Included Activities
    • Cuzco - Coca Museum
    • Cuzco - Orientation Walk
      Optional Activities
      • Cuzco - Full Boleto Turistico Pass, which gives you access to 16 archaeological sites in/around Cuzco (Transport & guides are not included) - PEN135
      • Cuzco - Cathedral Visit - PEN25
      • Cuzco - City tour - USD15
      • Cuzco - Coricancha Archeological Site, guided tour - PEN15
      • Cuzco - Mountain biking - USD35
      • Cusco Ruins & Market Walking Urban Adventure - USD70
      • Cusco Pisco Making Urban Adventure - USD45
      • Sacred Valley In Depth Urban Adventure - Free
        Hotel (1 nt)
        1 breakfast
        Day 3 Sacred Valley/Ollantaytambo
        Travel by private bus through the Sacred Valley for about two hours today. Known as Wilcamayo to the Incas, the valley has been a source of livelihood to the locals for hundreds of years. You’ll see maize crops covering the terraced valley walls and the sacred river beneath. For lunch, visit a community that live in the valley and learn about the local lifestyle and language. If it’s market day, you may have the opportunity to browse the local handicrafts, such as beads and ponchos. Continue your journey to the town of Ollantaytambo where you’ll spend the night.

        If there’s time, you may like to see the town’s archaeological site, which includes remnants of an Inca city and soaring views over the present-day settlement.
        Included Activities
        • Sacred Valley - Local community visit
          Optional Activities
          • Ollantaytambo - Archeological site - PEN70
            Hotel (1 nt)
            1 breakfast, 1 lunch
            Day 4 Inca Trail, Quarry Trail or Train Option
            Depending on the travel arrangements you made before the trip, during the next four days you’ll be doing one of the following: hiking the Classic Inca Trail, hiking the Inca Quarry Trail or staying in Cuzco for another two days before taking the train to Aguas Calientes. While away from Cuzco, the bulk of your luggage will be stored at your hotel. If you’re hiking the Inca Trail or the Inca Quarry Trail, the evening before you leave Cuzco you'll receive a small duffle bag to carry your clothes in for the next four days (6 kg maximum).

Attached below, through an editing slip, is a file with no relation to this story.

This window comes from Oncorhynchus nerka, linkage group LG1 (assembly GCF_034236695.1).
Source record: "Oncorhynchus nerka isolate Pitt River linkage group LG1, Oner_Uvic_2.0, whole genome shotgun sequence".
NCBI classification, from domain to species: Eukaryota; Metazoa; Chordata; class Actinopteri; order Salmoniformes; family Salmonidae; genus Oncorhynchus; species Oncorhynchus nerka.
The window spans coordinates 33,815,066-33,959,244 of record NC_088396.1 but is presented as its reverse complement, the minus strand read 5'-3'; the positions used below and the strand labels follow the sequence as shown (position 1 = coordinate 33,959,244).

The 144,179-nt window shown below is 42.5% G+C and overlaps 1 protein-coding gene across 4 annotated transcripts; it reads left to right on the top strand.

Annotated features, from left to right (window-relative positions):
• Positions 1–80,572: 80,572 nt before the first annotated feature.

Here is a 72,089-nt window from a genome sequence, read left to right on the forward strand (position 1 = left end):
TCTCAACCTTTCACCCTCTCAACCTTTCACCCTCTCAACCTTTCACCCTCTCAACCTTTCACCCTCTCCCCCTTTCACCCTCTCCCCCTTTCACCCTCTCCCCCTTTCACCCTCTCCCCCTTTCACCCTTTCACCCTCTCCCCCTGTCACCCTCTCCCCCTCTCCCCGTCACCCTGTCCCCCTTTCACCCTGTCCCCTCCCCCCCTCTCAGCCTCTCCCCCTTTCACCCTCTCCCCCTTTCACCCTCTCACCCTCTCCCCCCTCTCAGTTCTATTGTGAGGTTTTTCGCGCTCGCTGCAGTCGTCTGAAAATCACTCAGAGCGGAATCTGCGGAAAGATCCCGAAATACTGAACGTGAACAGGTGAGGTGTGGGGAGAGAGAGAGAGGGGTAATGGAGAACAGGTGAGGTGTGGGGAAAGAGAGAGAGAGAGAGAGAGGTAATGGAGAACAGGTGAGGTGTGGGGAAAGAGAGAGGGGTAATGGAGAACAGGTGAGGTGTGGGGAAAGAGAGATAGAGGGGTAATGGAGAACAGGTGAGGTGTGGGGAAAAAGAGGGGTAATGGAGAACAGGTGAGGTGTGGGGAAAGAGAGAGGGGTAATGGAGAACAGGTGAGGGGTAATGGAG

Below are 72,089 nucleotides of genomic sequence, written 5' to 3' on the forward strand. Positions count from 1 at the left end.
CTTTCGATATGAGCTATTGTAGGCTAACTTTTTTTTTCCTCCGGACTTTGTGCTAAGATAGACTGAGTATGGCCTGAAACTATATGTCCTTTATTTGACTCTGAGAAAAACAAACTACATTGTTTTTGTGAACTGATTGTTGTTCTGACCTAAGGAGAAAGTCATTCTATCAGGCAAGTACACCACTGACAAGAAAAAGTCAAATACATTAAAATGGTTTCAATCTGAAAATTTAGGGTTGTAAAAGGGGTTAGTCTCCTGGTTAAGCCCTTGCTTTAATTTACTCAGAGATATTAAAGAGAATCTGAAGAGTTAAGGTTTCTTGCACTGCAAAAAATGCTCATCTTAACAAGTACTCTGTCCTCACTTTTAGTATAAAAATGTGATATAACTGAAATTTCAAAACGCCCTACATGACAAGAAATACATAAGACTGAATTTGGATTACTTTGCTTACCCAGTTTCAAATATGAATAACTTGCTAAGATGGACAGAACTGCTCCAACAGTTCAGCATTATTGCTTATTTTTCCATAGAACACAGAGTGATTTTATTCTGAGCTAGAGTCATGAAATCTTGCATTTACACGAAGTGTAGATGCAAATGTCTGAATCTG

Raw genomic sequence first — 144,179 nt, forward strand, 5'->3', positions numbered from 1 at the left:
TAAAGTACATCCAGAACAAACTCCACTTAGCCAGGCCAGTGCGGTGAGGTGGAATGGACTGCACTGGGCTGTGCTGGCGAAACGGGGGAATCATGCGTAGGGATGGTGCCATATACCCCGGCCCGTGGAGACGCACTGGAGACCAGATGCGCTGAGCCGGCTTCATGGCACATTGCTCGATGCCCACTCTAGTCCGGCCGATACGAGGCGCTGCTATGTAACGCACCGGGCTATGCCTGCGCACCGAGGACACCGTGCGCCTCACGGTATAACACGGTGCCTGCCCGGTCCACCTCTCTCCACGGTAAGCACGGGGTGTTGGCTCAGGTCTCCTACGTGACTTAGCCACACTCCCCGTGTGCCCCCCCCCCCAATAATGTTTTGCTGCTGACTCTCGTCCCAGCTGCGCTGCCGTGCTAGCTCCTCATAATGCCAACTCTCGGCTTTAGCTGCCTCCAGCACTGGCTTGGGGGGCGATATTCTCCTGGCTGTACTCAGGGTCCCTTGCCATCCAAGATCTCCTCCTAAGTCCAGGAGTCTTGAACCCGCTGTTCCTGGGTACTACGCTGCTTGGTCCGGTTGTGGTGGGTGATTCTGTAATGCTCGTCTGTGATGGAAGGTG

Your team of porters will carry these bags for you, together with the food and equipment for the trail. Please note that you won't have access to these items until the end of each day, as the porters will always be ahead of the group. If you’re travelling to Aguas Calientes by train, you'll be able to leave most of your luggage at the hotel in Cuzco and only travel with the necessary items during the excursion by train.

            Route 1 Classic Inca Trail:
            Today travel by minivan to the 82 kilometres marker and meet your crew of local porters, cook and guide. The first day includes uphill trekking to the campsite, which is at 3,100 metres above sea level. On the way you’ll see the Inca sites of Ollantaytambo, Huillca Raccay and Llactapata, as well as incredible views of snow-capped Veronica Peak. In the evening, unwind at the campsite with a nourishing meal.

            Notes: The Inca Trail is within the abilities of most reasonably fit people, but please come prepared, as the trail is 45 kilometres long and often steep. Each day's journey generally consists of seven hours of walking (uphill and downhill), with stops for snacks and lunch. Trekking usually begins at 7 am (except on the fourth morning) and you reach the campsite around 5 pm. Accommodation on the trek is camping (three nights). Double tents (twin-share) and foam camping mats will be provided. The porters will set up the tents while the cook prepares meals.

            Route 2 Quarry Trail:
            Make an early start today and drive to Choquequilla, a small ceremonial place where Incas worshipped the moon. Drive to the starting point of the trek, Rafq'a, and meet the horsemen who join us on the hike. After an hour’s walk, reach the small community of Socma. Carry on to the Perolniyoc cascade lookout, an opportunity to stop for photos and a food break. Continue to the campsite, which is 3,700 meters above sea level. You should reach the campsite around lunchtime. After lunch, set off to explore the Q'orimarca archaeological site, which once served as a checkpoint to the Incas.

            Notes: The Quarry Trail is within the abilities of most reasonably fit people. The hike is 26 kilometres long in total and its highest pass is at 4,450 meters above sea level. Throughout the trek, horses will carry your gear and camping equipment. The first two nights are spent camping and the third night you will stay at a simple hotel. Double tents (twin-share) and foam camping mats will be provided. The porters will set up the tents while the cook prepares meals.

            Route 3 Train:
            After spending the night in the Ollantaytambo, leave around 9.30 am and take a short drive to the town of Pisac. Pisac is well known for its market. Here you’ll have the opportunity to shop for souvenirs and perhaps try some local Empanadas. Arrive back into Cusco in the afternoon, where your leader will take you to San Pedro Market in order to buy some things for a picnic tomorrow. In the late afternoon, you’ll have an option to visit the Choco Museum where you can try some artisanal chocolate that is prepared in-house from cacao beans into a chocolate bar. Be sure to sample some of the delicious hot chocolate.

            Notes: Included lunch and dinner on this day is for people trekking the Inca or Quarry Trail only.